John McAfee and the false sense of computer privacy

The absent rear-view mirror: John McAfee and the false sense of computer privacy

by Rodrigo Fernos

    In his defense, John McAfee claimed that he"began a program of observation and recording of everything….I planted tiny POV [point of view] video cameras and sound recorders on myself, some of my dogs, all around my property, in my cars, on my boats, and the Studio 54 bar in Orange Walk, on trees, in bushes, --everywhere I could.  The first two months were audio only."

McAfee found out that the government tried recruiting "friends, neighbors, and acquaintances", but most refused to participate.

    Whatever the truth might be of the case--and we are sympathetic with McAfee's plight and will be watching the case closely--it certainly reveals one thing.  Most individuals have a false sense of the implicit privacy inherent to their computer use.   

     Nobody in their right mind would actually believe that  there are hundreds of POV's laying aroundin Ambergris Caye or San Pedro (Belize).  It is non sensical, if you simply consider the logistics of the plan.  McAfee or an army of subjects would have had to have planted these POVs.  Also, the would required two important things: electricity and communication.  A worker would have to go around either changing their batteries--even if they were based on solar power.  With regard to communication, we have a similar dilemma.  Either McAfee would need hundreds of cables feeding back into his home or central external server, or would need subjects to gather the data (audio) collected by these POVs on a regular basis.  In either scenario, it would generate at some point unwanted attention, eventually pin-pointing back to McAfee.  

    The more plausible scenario is simply that McAfee, as a foremost security expert, hacked into hundreds of computers of the area and began recording audio and video without the users being aware of it.  Add to that vulnerabilities in cellular networks, and you have what might be called 24-7 surveillance over a very large region by a single individual.  It's something right out of a science fiction movie, but unfortunately all to real.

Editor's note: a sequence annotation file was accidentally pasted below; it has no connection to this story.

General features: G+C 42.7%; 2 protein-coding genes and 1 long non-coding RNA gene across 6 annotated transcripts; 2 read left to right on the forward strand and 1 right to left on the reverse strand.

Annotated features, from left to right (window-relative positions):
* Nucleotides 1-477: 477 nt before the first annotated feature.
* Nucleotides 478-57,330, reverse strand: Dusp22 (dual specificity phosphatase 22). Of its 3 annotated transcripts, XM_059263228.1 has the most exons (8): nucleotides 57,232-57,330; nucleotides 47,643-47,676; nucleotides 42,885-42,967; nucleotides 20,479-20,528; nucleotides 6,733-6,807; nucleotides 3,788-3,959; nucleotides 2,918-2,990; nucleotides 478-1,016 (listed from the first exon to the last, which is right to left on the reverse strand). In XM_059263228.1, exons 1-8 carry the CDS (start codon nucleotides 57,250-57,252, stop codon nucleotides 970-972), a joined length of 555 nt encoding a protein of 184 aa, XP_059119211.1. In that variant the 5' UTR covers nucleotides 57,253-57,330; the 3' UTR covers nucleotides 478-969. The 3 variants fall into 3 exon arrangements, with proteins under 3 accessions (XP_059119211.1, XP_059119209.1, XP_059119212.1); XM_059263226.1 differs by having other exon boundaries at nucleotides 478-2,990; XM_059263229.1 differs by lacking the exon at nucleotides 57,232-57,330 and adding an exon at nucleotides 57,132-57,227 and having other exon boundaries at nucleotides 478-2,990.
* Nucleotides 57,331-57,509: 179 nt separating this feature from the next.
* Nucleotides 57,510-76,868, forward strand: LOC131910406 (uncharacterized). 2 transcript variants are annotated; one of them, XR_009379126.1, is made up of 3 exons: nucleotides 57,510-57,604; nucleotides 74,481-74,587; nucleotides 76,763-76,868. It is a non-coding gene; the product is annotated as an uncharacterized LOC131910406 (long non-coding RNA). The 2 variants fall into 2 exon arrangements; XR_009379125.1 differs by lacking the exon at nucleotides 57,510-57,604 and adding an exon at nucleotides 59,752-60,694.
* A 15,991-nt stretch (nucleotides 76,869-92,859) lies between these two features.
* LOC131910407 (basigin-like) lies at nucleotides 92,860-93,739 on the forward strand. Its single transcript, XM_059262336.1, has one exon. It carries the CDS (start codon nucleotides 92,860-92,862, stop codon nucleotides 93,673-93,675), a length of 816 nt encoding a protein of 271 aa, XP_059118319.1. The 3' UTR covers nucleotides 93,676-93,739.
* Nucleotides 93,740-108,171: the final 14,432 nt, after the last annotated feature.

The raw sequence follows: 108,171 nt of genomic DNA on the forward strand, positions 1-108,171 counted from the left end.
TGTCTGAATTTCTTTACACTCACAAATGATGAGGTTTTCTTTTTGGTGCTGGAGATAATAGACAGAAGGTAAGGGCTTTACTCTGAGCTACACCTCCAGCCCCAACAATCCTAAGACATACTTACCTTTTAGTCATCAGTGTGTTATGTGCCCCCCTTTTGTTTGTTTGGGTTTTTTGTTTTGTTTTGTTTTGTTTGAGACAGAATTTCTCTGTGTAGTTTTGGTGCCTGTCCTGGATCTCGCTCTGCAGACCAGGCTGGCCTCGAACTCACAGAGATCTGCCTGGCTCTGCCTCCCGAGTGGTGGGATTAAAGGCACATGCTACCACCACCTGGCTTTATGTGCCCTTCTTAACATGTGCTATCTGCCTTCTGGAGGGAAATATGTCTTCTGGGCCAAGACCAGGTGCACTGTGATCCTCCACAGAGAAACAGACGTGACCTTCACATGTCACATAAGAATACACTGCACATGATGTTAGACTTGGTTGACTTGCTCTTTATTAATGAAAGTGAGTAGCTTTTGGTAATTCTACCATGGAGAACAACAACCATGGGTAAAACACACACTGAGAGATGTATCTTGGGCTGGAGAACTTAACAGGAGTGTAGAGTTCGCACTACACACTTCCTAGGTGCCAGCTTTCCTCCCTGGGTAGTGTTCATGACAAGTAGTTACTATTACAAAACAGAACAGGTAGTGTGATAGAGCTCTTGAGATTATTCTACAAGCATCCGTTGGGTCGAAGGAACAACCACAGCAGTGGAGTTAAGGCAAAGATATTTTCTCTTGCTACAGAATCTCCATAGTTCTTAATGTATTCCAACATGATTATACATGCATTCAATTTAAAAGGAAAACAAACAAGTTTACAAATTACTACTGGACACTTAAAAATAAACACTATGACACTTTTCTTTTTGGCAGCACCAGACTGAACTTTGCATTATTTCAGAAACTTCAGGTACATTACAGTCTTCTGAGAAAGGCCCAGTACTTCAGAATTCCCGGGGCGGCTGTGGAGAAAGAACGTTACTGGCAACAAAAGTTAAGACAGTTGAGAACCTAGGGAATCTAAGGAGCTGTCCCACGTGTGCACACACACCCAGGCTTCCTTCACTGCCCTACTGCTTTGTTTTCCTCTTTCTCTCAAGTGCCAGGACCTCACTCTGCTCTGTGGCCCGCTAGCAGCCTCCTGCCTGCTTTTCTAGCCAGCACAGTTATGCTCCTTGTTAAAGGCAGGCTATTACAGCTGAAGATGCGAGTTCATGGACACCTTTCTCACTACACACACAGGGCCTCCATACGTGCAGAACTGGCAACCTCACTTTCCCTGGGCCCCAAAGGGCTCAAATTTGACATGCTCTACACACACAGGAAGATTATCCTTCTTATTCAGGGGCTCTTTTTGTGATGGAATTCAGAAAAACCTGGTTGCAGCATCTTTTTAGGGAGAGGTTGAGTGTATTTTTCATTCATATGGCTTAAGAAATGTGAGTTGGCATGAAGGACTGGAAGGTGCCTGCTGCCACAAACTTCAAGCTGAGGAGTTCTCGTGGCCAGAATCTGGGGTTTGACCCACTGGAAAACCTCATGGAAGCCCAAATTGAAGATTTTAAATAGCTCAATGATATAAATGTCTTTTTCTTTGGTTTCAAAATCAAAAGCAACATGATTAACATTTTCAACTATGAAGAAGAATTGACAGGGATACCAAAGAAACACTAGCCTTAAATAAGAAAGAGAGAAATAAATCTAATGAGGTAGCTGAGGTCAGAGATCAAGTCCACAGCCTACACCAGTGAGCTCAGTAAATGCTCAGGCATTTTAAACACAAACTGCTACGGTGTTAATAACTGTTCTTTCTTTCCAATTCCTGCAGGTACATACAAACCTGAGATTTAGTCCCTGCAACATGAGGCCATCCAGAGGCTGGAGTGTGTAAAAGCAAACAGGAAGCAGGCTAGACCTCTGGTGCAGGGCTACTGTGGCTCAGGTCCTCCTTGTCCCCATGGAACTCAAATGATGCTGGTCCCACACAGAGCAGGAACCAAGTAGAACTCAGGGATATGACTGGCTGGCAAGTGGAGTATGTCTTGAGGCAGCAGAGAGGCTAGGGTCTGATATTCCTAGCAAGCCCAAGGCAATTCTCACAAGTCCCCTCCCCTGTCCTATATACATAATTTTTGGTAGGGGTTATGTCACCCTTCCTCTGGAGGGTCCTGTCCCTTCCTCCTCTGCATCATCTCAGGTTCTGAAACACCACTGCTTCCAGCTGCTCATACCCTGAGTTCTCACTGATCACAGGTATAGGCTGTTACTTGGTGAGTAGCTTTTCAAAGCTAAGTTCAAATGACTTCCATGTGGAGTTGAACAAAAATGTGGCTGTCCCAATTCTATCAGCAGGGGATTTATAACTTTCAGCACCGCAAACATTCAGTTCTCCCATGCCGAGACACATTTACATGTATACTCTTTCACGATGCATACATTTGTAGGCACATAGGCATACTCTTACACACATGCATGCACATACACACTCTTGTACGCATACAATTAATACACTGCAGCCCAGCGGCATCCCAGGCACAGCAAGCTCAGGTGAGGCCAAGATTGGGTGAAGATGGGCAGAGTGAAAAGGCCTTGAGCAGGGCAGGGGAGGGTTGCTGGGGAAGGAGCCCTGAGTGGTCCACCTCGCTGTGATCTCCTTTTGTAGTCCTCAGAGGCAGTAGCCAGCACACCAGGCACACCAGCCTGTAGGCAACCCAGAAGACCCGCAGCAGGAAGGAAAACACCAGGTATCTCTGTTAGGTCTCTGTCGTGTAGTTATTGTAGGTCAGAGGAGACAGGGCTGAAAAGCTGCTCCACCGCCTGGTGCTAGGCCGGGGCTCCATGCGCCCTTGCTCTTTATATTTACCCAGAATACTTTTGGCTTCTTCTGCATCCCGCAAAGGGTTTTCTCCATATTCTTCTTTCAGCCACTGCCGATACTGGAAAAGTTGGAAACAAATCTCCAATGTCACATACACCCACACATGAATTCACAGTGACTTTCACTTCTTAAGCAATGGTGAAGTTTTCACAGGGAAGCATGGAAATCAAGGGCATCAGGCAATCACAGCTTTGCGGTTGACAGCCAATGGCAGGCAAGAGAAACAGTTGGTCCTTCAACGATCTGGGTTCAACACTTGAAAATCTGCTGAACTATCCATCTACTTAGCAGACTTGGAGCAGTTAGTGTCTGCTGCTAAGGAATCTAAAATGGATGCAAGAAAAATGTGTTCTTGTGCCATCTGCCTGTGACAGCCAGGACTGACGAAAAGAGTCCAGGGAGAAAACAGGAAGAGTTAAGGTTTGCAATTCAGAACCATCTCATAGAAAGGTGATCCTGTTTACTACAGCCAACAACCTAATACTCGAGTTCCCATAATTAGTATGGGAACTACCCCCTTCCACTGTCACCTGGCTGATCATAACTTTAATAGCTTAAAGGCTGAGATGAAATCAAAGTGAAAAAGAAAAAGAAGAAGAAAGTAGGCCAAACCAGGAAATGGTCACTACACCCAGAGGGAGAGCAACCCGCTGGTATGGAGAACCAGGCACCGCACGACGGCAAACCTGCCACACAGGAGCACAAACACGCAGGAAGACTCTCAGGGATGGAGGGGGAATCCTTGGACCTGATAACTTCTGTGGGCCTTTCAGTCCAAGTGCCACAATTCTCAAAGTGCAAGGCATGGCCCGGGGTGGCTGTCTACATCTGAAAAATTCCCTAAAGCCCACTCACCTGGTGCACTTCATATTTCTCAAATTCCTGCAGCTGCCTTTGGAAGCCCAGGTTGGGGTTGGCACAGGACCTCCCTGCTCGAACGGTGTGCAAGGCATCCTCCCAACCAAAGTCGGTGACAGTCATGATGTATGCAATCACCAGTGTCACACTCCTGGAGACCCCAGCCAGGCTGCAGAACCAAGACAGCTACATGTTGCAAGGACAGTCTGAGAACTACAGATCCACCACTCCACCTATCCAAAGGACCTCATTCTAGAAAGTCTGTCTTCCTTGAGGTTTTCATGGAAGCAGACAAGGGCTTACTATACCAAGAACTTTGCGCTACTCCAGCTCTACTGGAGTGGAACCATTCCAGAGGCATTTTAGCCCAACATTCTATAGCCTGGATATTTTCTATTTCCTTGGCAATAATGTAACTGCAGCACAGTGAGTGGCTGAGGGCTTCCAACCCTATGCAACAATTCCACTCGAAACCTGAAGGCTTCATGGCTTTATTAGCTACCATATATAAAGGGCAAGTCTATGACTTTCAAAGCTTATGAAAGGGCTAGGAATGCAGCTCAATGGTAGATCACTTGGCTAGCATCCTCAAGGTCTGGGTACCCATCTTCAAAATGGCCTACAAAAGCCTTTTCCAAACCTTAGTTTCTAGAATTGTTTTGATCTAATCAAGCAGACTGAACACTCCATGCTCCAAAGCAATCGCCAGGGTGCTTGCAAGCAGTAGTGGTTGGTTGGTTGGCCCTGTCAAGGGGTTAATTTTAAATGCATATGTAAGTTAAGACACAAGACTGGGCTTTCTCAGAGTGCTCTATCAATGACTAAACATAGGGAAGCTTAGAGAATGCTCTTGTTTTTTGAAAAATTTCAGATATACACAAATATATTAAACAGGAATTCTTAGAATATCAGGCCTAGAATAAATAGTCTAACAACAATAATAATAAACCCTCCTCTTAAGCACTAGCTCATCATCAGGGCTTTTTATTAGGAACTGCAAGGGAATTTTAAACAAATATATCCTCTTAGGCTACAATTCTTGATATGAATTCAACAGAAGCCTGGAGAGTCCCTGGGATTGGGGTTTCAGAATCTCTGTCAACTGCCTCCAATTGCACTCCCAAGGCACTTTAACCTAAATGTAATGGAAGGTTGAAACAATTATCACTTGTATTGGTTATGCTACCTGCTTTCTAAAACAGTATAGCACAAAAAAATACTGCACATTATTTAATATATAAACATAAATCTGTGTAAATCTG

What is perhaps most curious about the case, aside from the muddier criminal-murder charges, is that such a tactic raises the question: if John McAfee can do this, how often are computers actually intruded to by outsiders without users having the smallest of clues as to these breaches of privacy?  It would appear, from the millions of computer victims that have fallen to botnets, that it is much more pervasive than we would care to imagine.

    A comparison of the 'computer use paradigm' and the 'automobile use paradigm' is very illustrative in this sense.  When you get in a car, there are windows which allow one to look outside and see where one is going.  There are all sorts of gauges and meters which give important information about the car: you know you fast you are going, how hot the engine is revving, as well as how 'old' the car is by its mileage".  These three key gauges, found in EVERY CAR, are essential to the understanding of the well being of the car.  It gives a driver a better sense of both their vehicle and their location.

    Compare this to computers, and it will be immediately obvious what is missing.  Rather than reveal important information about their internal 'status'--the number of internet connections, the heat of the processor, and much less the number of cycles a hard drive has spun--most computers are actually extremely "conscientious" in hiding this information.  This is a policy which obviously benefits computer manufacturers.  More computers probably 'die' from overheating than from anything else, but because users are seldom aware of the physical state of their computers, its demise appears to be a 'mysterious magical mystery'.  The law does not require computer manufacturers to present this evidence clearly and obviously, in strong contrast to automobile manufacturers.  Yet while a car without an odometer gauge would immediately be pulled off the road by the most novice of policemen, computers operate in this manner on a daily basis.

    But this applies not only to the physical status of the computer, but to the connections its holds.  The computer, seemingly in the private confines of a home, is more often than not an 'open box': a 'peep hole' into that inner sanctum we call the home.  And this is where McAfee's gaffes start to accumulate.


Why are there no federal laws regulating this industry, just as there are federal laws regulating the automobile industry?  One could argue that the communications infrastructure is perhaps even more important than the transportation infrastructure, as it is the actual 'nervous system' of any social body.


McAffee video:

© 2014 Rodrigo fernos riddick